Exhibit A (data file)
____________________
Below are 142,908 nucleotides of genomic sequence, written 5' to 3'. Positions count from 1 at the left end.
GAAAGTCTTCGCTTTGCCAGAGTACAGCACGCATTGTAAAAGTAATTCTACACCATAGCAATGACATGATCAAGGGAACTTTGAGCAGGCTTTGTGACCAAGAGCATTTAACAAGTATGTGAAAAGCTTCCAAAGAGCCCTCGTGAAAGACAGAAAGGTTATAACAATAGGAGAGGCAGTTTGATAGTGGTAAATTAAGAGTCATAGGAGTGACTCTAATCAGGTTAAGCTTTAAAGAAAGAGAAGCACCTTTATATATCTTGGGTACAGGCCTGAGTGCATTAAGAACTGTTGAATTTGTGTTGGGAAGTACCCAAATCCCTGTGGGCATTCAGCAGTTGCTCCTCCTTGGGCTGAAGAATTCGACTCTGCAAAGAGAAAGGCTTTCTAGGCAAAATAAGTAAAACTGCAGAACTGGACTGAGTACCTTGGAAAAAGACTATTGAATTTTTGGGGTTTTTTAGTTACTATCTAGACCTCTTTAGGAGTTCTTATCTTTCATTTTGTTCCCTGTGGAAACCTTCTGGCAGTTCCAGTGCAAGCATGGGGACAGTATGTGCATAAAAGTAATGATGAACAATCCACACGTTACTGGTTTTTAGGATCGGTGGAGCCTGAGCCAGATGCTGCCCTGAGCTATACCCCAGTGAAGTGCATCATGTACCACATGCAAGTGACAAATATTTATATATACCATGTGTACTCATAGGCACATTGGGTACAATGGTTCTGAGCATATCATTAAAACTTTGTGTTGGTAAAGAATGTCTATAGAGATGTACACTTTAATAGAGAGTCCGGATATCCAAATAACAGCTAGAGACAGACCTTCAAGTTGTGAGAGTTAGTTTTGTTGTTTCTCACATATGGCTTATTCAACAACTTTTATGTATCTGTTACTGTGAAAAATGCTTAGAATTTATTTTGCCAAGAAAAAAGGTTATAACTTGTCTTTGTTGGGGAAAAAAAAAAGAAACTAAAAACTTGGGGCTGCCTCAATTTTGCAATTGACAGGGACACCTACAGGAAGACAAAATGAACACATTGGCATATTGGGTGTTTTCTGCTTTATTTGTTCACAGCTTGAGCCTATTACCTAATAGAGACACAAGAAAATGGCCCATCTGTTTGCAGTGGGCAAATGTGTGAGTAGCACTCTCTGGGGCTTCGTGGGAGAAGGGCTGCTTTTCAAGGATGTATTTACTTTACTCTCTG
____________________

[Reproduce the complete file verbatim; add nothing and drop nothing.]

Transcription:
Below are 142,908 nucleotides of genomic sequence, written 5' to 3'. Positions count from 1 at the left end.
GAAAGTCTTCGCTTTGCCAGAGTACAGCACGCATTGTAAAAGTAATTCTACACCATAGCAATGACATGATCAAGGGAACTTTGAGCAGGCTTTGTGACCAAGAGCATTTAACAAGTATGTGAAAAGCTTCCAAAGAGCCCTCGTGAAAGACAGAAAGGTTATAACAATAGGAGAGGCAGTTTGATAGTGGTAAATTAAGAGTCATAGGAGTGACTCTAATCAGGTTAAGCTTTAAAGAAAGAGAAGCACCTTTATATATCTTGGGTACAGGCCTGAGTGCATTAAGAACTGTTGAATTTGTGTTGGGAAGTACCCAAATCCCTGTGGGCATTCAGCAGTTGCTCCTCCTTGGGCTGAAGAATTCGACTCTGCAAAGAGAAAGGCTTTCTAGGCAAAATAAGTAAAACTGCAGAACTGGACTGAGTACCTTGGAAAAAGACTATTGAATTTTTGGGGTTTTTTAGTTACTATCTAGACCTCTTTAGGAGTTCTTATCTTTCATTTTGTTCCCTGTGGAAACCTTCTGGCAGTTCCAGTGCAAGCATGGGGACAGTATGTGCATAAAAGTAATGATGAACAATCCACACGTTACTGGTTTTTAGGATCGGTGGAGCCTGAGCCAGATGCTGCCCTGAGCTATACCCCAGTGAAGTGCATCATGTACCACATGCAAGTGACAAATATTTATATATACCATGTGTACTCATAGGCACATTGGGTACAATGGTTCTGAGCATATCATTAAAACTTTGTGTTGGTAAAGAATGTCTATAGAGATGTACACTTTAATAGAGAGTCCGGATATCCAAATAACAGCTAGAGACAGACCTTCAAGTTGTGAGAGTTAGTTTTGTTGTTTCTCACATATGGCTTATTCAACAACTTTTATGTATCTGTTACTGTGAAAAATGCTTAGAATTTATTTTGCCAAGAAAAAAGGTTATAACTTGTCTTTGTTGGGGAAAAAAAAAAGAAACTAAAAACTTGGGGCTGCCTCAATTTTGCAATTGACAGGGACACCTACAGGAAGACAAAATGAACACATTGGCATATTGGGTGTTTTCTGCTTTATTTGTTCACAGCTTGAGCCTATTACCTAATAGAGACACAAGAAAATGGCCCATCTGTTTGCAGTGGGCAAATGTGTGAGTAGCACTCTCTGGGGCTTCGTGGGAGAAGGGCTGCTTTTCAAGGATGTATTTACTTTACTCTCTG